A Property and Affairs Lasting Power of Attorney (often shortened to “LPA” or simply “Power of Attorney”) allows you to plan ahead by choosing one or more people to make decisions on your behalf regarding your property and financial affairs.
You appoint a property and affairs Attorney(s) to manage your finances and property whilst you still have capacity, yet crucially the power continues if you ever lack capacity to carry on dealing with your legal and financial affairs personally.
This might be easier for lots of reasons; you might find it difficult to get about or to talk on the telephone, or you might be out of the country for long periods of time. The time that most people need to call upon this type of Power of Attorney however is if they are too ill to continue dealing with their affairs themselves, or simply find it easier to ask others to deal with it for them.
You can decide to give your Attorney(s) the power to make decisions about any or all of your property and affairs. This includes paying your bills, collecting your benefits, assisting you with your back accounts and, in extreme circumstances, selling your house.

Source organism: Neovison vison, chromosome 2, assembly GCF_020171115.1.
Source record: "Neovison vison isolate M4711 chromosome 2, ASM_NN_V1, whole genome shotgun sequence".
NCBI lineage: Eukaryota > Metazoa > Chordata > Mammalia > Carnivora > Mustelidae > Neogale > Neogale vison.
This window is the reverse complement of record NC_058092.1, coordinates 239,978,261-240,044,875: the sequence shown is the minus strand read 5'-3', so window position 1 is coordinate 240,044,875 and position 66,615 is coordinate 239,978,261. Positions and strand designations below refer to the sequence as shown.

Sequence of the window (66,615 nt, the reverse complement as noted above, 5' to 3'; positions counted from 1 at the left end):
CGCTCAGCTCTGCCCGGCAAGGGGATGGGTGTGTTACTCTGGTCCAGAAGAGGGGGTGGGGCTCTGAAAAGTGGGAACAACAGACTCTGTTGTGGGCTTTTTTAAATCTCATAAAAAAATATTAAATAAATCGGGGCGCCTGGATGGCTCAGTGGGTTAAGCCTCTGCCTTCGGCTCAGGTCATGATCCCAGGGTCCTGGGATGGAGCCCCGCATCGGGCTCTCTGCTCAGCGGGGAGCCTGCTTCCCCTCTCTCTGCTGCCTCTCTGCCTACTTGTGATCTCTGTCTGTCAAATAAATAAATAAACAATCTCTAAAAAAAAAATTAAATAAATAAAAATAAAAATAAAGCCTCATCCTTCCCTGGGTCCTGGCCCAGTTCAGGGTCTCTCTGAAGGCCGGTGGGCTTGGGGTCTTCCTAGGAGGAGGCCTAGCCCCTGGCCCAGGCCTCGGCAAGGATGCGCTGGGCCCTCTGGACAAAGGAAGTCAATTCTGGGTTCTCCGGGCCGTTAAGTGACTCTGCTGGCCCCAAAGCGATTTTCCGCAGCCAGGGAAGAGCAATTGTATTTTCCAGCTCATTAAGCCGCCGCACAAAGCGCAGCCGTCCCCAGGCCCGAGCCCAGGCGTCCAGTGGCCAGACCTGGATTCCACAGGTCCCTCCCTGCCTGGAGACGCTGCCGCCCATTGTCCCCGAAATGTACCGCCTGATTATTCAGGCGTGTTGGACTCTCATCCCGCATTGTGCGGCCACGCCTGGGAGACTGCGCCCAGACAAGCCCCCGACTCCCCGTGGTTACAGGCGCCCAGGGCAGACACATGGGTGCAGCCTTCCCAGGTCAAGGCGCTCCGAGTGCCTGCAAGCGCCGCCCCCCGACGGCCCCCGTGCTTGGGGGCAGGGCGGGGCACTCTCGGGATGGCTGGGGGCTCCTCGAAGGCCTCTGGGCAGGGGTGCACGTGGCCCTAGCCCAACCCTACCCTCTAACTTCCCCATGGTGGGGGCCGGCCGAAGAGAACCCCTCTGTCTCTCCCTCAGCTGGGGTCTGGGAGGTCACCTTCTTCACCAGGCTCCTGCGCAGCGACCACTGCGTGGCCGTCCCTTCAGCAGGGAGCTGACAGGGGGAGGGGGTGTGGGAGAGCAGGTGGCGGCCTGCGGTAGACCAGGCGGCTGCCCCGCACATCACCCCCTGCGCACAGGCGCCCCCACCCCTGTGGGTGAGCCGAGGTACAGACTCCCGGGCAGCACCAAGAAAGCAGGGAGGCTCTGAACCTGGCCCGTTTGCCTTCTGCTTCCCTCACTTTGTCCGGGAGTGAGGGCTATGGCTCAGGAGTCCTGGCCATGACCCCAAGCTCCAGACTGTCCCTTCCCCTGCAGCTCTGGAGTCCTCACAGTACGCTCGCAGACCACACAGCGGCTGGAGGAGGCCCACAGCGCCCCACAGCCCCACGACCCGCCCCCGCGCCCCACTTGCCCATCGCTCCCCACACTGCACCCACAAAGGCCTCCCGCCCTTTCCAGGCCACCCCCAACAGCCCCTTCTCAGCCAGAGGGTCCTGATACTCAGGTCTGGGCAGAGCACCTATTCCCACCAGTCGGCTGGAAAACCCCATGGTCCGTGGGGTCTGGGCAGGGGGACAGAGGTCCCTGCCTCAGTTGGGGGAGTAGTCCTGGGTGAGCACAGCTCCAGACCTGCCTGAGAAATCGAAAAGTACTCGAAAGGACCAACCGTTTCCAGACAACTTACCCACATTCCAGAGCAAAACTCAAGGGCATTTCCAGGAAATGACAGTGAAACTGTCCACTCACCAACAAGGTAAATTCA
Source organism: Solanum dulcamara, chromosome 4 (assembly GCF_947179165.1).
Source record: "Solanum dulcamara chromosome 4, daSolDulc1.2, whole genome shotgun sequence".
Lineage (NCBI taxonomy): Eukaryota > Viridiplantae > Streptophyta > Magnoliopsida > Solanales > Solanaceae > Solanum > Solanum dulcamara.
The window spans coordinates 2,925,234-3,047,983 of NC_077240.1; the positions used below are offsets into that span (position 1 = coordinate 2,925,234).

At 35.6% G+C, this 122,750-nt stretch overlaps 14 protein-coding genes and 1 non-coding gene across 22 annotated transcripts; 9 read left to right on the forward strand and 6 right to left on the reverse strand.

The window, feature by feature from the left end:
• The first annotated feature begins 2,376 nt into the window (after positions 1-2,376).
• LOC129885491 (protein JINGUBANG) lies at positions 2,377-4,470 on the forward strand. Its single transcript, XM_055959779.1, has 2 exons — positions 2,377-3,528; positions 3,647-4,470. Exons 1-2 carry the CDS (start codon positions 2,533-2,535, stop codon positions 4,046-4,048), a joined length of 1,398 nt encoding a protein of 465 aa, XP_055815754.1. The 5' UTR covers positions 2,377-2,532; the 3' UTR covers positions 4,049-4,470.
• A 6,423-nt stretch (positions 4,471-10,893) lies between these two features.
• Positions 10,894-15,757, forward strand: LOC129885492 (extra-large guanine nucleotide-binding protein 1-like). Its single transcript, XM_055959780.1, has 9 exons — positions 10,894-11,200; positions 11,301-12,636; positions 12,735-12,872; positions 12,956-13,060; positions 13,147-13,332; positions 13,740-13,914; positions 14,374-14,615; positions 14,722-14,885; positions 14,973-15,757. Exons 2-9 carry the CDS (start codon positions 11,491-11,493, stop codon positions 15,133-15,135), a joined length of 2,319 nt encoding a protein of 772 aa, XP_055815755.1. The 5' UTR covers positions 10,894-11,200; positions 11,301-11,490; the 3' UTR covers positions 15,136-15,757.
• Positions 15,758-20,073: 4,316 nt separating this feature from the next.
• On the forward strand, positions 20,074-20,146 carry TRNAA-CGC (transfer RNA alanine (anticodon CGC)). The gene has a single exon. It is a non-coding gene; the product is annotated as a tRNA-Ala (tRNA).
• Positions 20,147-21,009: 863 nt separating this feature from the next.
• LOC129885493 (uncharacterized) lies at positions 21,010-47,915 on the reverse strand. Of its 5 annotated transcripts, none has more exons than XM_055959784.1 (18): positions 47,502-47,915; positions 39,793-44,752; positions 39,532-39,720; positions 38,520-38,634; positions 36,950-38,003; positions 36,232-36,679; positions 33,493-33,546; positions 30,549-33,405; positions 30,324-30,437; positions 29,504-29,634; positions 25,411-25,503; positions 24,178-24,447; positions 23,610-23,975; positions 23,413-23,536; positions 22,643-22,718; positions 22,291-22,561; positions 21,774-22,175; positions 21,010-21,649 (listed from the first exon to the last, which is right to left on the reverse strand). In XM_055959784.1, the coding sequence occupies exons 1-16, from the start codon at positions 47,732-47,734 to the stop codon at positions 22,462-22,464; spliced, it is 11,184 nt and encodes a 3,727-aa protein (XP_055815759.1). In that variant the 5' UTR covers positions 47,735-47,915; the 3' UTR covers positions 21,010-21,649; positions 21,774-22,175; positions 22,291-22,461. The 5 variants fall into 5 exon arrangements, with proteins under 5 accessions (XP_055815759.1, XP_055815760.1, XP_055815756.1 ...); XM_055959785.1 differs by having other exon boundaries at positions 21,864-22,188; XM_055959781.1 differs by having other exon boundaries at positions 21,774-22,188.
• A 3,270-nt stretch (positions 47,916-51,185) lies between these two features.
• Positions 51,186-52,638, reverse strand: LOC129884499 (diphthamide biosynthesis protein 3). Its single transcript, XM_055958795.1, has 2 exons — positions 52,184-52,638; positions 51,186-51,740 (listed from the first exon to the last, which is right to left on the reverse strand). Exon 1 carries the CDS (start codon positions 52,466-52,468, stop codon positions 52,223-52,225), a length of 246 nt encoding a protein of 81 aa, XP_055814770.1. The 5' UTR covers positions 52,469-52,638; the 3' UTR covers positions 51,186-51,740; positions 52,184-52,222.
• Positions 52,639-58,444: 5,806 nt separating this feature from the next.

It is crucial that you create the document whilst you still have sufficient understanding. If you keep putting it off, or leave it too late, you may not be able to make an LPA, meaning your family have to instead make a Court of Protection Deputyship application which is a lot harder to do, and more onerous for the family member on an ongoing basis.
This type of LPA does not allow the person(s) you have chosen as Attorney to make decisions about your personal welfare. If you want someone to be able to make personal welfare decisions on your behalf you will need to make a Health and Welfare LPA.